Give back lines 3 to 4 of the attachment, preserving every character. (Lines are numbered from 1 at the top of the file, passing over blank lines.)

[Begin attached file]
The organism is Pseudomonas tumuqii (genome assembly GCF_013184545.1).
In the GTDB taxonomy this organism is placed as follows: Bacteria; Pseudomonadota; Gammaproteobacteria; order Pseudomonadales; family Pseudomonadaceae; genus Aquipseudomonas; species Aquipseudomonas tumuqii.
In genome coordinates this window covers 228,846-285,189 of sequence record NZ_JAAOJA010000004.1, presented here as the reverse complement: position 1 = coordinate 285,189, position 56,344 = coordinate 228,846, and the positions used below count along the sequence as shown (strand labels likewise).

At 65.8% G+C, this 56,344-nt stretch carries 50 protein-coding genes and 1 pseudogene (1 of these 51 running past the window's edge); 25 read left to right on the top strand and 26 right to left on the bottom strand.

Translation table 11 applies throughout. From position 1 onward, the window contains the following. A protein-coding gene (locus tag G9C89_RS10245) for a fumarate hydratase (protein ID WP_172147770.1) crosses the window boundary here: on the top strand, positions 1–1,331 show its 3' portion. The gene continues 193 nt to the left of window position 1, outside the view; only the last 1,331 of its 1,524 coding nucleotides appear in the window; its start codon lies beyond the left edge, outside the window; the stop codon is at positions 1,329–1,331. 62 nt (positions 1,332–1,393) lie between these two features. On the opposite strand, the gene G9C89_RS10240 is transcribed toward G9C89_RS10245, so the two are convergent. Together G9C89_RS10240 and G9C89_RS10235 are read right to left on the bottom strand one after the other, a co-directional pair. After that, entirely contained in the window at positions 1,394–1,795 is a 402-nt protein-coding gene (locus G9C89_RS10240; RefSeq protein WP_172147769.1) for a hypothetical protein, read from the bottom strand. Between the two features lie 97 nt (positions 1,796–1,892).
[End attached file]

In genome coordinates this window covers 228,846-285,189 of sequence record NZ_JAAOJA010000004.1, presented here as the reverse complement: position 1 = coordinate 285,189, position 56,344 = coordinate 228,846, and the positions used below count along the sequence as shown (strand labels likewise).

At 65.8% G+C, this 56,344-nt stretch carries 50 protein-coding genes and 1 pseudogene (1 of these 51 running past the window's edge); 25 read left to right on the top strand and 26 right to left on the bottom strand.